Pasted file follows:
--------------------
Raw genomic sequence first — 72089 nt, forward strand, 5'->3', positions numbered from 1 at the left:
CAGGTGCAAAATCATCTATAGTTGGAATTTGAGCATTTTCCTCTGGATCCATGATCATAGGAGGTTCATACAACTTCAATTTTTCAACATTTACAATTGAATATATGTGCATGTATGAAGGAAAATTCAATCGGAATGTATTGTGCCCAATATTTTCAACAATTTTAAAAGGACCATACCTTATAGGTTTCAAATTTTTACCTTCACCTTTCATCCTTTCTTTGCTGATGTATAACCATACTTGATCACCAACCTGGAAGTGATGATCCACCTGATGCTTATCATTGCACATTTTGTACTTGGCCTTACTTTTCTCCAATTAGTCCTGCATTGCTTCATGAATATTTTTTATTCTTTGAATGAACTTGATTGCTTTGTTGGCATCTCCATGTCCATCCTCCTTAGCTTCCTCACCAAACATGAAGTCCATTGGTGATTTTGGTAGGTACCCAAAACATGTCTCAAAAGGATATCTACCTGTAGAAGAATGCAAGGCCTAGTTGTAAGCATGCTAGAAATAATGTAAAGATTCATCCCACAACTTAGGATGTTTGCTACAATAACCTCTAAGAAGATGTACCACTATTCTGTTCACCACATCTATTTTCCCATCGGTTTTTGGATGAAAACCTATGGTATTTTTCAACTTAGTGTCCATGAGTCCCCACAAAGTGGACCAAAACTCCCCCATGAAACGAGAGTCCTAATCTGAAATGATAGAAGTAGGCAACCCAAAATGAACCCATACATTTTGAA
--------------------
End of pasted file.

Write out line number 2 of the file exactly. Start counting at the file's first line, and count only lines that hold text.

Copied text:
CAGGTGCAAAATCATCTATAGTTGGAATTTGAGCATTTTCCTCTGGATCCATGATCATAGGAGGTTCATACAACTTCAATTTTTCAACATTTACAATTGAATATATGTGCATGTATGAAGGAAAATTCAATCGGAATGTATTGTGCCCAATATTTTCAACAATTTTAAAAGGACCATACCTTATAGGTTTCAAATTTTTACCTTCACCTTTCATCCTTTCTTTGCTGATGTATAACCATACTTGATCACCAACCTGGAAGTGATGATCCACCTGATGCTTATCATTGCACATTTTGTACTTGGCCTTACTTTTCTCCAATTAGTCCTGCATTGCTTCATGAATATTTTTTATTCTTTGAATGAACTTGATTGCTTTGTTGGCATCTCCATGTCCATCCTCCTTAGCTTCCTCACCAAACATGAAGTCCATTGGTGATTTTGGTAGGTACCCAAAACATGTCTCAAAAGGATATCTACCTGTAGAAGAATGCAAGGCCTAGTTGTAAGCATGCTAGAAATAATGTAAAGATTCATCCCACAACTTAGGATGTTTGCTACAATAACCTCTAAGAAGATGTACCACTATTCTGTTCACCACATCTATTTTCCCATCGGTTTTTGGATGAAAACCTATGGTATTTTTCAACTTAGTGTCCATGAGTCCCCACAAAGTGGACCAAAACTCCCCCATGAAACGAGAGTCCTAATCTGAAATGATAGAAGTAGGCAACCCAAAATGAACCCATACATTTTGAA